Call it frequent flier envy.
Though frequent flier perks are growing fewer and farther between these days, there is one perk that remains for some: the upgrade certificate.
But what about those travelers who aren’t willing to play the mileage game — the folks who aren’t interested in airline loyalty, who refuse to pay for their kids’ educations with a credit card to rack up a few miles?
But wait — there seems to be a loophole for the anti-frequent flier: You go online and find that a traveler is auctioning off a certificate that promises you a free upgrade on your next flight. This, too, is an upgrade certificate — but it can also be a lesson of buyer beware.
Traditionally, an upgrade certificate is a perk that’s mailed out on occasion to frequent-flier program members, or is part of an incentive package to sign up for a credit card.
In theory, it sounds like a golden ticket: a free upgrade on your next flight, launching you from the back of the plane to business or first class.
So when many of us see the chance to purchase an upgrade certificate on eBay, Craigslist, or even more travel-oriented sites like Hotwire and Priceline, it’s certainly a temptation.
But talk to most frequent travelers, and you’ll find that these certificates often end up in a pile in a drawer collecting dust… for the same reasons that there are 9.7 trillion unredeemed frequent flyer miles in the U.S.
Just like frequent-flier miles, upgrade certificates come with a planeload of restrictions and disclaimers. For example, you can only book the upgrade based on availability within 48-72 hours of the flight, the upgrade might only apply to full coach fares, and blackout dates almost always apply.
It’s also important to note that even if you have an upgrade certificate for one airline, if your flight is actually being operated by another carrier, it may be invalid on any of these codeshares.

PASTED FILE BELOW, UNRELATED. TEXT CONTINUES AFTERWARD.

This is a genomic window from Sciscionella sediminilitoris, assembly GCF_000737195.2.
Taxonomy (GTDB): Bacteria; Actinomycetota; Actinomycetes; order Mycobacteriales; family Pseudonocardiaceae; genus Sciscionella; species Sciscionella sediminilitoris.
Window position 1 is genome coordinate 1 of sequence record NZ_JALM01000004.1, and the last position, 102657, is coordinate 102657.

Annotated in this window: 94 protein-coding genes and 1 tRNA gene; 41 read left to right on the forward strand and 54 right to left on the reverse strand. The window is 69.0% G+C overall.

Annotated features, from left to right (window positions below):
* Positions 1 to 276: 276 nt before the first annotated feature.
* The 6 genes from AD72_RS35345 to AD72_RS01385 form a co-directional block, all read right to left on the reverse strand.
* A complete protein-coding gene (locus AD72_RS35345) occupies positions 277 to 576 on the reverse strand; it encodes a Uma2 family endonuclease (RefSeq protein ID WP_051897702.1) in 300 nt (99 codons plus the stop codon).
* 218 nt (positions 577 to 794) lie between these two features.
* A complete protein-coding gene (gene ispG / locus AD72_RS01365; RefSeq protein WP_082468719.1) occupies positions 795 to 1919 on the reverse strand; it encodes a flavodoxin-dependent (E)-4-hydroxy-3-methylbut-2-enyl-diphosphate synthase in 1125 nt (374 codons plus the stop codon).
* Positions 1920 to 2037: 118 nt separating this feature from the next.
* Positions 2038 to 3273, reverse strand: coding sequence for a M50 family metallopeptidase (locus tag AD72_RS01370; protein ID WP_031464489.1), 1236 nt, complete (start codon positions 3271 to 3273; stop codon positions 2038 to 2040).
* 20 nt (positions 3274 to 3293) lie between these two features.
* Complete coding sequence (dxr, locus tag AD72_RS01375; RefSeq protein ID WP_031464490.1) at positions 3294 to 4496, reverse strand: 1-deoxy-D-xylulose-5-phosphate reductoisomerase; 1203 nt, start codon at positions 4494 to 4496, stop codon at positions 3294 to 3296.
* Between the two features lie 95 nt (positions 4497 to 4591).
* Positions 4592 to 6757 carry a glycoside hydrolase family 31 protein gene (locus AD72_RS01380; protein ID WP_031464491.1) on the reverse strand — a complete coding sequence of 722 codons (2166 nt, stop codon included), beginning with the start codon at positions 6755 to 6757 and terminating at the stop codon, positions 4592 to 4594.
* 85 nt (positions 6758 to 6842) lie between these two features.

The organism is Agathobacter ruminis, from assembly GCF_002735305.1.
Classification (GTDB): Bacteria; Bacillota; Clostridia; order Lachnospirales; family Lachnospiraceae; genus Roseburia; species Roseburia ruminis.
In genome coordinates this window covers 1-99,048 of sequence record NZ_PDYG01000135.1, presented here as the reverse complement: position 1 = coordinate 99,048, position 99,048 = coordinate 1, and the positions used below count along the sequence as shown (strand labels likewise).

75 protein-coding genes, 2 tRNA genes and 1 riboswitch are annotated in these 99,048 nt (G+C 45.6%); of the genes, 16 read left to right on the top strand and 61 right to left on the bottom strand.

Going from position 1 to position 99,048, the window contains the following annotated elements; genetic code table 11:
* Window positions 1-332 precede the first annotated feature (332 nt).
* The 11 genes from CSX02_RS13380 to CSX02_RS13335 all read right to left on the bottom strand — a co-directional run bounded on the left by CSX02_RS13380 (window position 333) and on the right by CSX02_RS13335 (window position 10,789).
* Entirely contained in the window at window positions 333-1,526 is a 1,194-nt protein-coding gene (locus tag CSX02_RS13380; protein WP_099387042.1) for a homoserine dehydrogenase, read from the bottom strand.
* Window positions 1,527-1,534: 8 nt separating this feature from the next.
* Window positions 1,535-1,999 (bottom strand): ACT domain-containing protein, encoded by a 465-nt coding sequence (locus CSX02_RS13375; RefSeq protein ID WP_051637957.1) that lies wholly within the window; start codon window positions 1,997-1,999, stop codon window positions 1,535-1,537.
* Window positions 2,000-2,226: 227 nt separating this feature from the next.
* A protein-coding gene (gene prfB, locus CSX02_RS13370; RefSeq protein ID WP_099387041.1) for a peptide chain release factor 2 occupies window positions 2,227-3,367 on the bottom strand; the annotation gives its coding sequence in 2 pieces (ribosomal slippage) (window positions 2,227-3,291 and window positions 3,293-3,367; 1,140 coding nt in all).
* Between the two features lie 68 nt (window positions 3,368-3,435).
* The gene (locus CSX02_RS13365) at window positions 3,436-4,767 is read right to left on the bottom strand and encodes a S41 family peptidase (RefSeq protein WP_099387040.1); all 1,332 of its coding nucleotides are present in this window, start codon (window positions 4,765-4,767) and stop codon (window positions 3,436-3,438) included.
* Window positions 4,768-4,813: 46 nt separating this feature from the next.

Keep in mind that there is no one type of upgrade certificate: United, for example, has a traditional paper upgrade certificate which might cover a one-segment upgrade that applies to only one flight number; a one-way upgrade that applies to all distances, legs and connections; a one-way distance upgrade that is based on how far you’re traveling, a standby upgrade… you get the point.
Your type of ticket can also dictate whether you can even be upgraded at all; for example, a deeply discounted, non-refundable ticket probably isn’t eligible for the upgrade, no matter what kind of certificate you’re holding in your hand.
But what about purchasing an upgrade certificate through a third party?
The basic rule seems to be this: When it comes to any perks, whether it’s an upgrade certificate or free mileage, it officially constitutes a violation of the mileage agreement for anyone to sell it. . But while airlines only crack down infrequently, remember, you’ve been warned.
Therein lies the technicality. If you can’t buy or sell one, you CAN give or receive one as a gift to/from family and friends.
Just make sure it’s a gift — based on your type of ticket — you can actually use.
Check out Bill of Rights for Air Passengers, and Why I Hate British Airways for more reasons to travel first class (at least you’ll have a comfortable seat if you’re stranded on a grounded plane for a few hours).